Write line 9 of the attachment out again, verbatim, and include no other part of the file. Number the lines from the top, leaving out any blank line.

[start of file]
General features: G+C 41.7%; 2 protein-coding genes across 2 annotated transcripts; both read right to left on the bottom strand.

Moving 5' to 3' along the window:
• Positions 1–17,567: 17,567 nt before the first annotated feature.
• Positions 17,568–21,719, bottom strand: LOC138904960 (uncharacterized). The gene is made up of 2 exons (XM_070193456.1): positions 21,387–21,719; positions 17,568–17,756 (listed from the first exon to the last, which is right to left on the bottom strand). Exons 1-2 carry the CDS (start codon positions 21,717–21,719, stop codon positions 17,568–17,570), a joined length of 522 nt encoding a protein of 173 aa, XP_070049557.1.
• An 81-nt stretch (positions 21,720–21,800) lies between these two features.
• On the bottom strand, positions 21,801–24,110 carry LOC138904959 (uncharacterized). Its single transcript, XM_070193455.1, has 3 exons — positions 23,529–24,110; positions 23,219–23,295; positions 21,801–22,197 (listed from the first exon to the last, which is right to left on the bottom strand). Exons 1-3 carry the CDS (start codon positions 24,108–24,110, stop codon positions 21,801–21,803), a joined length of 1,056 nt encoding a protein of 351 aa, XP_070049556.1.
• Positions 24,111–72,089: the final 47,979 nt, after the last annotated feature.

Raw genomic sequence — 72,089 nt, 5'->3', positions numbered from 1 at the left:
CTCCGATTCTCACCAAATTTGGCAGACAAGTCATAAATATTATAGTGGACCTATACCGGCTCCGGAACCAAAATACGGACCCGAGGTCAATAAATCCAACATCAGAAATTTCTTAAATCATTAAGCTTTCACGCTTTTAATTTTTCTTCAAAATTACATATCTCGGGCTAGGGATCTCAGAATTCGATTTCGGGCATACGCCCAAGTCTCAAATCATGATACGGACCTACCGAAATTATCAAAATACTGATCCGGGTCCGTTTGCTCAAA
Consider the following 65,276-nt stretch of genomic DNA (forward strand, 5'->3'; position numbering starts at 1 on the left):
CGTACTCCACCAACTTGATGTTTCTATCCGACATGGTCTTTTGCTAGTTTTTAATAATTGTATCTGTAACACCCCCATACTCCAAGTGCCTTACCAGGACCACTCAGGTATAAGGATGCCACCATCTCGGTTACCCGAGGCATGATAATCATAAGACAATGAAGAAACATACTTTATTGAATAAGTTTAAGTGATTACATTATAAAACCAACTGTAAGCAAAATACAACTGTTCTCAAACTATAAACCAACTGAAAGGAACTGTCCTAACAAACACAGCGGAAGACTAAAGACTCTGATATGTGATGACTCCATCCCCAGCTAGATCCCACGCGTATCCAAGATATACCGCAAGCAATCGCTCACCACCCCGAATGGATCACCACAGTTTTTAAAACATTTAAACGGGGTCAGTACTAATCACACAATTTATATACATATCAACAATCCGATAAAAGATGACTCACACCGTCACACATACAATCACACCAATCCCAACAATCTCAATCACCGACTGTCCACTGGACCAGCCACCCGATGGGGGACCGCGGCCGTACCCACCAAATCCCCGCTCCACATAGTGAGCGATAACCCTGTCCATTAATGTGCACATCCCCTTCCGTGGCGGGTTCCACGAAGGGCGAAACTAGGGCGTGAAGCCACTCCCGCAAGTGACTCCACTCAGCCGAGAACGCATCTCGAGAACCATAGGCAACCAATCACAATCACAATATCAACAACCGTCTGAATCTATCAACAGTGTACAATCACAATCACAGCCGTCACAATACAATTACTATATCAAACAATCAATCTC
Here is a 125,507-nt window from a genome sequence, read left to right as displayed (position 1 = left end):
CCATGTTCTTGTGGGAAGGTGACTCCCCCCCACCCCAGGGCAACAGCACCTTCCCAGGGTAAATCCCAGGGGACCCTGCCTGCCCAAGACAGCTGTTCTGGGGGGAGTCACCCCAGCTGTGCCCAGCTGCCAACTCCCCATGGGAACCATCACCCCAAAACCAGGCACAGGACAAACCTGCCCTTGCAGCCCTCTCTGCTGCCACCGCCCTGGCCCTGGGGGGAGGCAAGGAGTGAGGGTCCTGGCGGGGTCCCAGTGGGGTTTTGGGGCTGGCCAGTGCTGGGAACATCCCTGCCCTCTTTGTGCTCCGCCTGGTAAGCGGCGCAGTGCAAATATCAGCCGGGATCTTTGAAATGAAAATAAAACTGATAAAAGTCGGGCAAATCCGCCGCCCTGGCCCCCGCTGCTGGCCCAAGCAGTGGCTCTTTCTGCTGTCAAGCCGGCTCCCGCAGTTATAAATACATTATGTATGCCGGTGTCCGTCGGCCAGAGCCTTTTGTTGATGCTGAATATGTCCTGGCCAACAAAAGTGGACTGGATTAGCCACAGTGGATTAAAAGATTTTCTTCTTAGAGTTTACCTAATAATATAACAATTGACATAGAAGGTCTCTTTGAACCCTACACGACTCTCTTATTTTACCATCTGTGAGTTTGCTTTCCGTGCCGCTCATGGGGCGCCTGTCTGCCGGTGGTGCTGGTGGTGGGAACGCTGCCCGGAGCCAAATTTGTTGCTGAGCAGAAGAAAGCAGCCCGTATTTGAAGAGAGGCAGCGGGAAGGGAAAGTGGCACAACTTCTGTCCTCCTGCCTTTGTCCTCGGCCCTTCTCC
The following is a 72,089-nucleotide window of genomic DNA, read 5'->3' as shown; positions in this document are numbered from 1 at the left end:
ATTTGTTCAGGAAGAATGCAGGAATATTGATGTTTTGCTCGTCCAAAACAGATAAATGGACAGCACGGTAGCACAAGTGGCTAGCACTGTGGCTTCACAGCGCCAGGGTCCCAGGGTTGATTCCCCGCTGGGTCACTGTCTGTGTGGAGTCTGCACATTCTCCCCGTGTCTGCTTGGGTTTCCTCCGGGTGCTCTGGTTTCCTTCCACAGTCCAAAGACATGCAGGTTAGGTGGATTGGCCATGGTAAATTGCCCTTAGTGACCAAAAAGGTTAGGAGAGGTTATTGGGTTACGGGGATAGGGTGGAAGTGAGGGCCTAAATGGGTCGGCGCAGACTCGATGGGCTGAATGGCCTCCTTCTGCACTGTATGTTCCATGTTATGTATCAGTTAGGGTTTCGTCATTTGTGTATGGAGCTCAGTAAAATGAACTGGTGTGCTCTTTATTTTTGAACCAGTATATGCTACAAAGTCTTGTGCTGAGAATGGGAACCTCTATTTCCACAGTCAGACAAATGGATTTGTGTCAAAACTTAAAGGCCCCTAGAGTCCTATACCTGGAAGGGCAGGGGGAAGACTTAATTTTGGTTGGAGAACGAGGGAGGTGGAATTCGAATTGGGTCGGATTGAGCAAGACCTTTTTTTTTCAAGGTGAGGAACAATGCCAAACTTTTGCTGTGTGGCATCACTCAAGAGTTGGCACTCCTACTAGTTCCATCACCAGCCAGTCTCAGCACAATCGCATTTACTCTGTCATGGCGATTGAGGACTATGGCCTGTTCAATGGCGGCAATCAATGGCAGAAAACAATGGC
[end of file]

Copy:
CTCCGATTCTCACCAAATTTGGCAGACAAGTCATAAATATTATAGTGGACCTATACCGGCTCCGGAACCAAAATACGGACCCGAGGTCAATAAATCCAACATCAGAAATTTCTTAAATCATTAAGCTTTCACGCTTTTAATTTTTCTTCAAAATTACATATCTCGGGCTAGGGATCTCAGAATTCGATTTCGGGCATACGCCCAAGTCTCAAATCATGATACGGACCTACCGAAATTATCAAAATACTGATCCGGGTCCGTTTGCTCAAA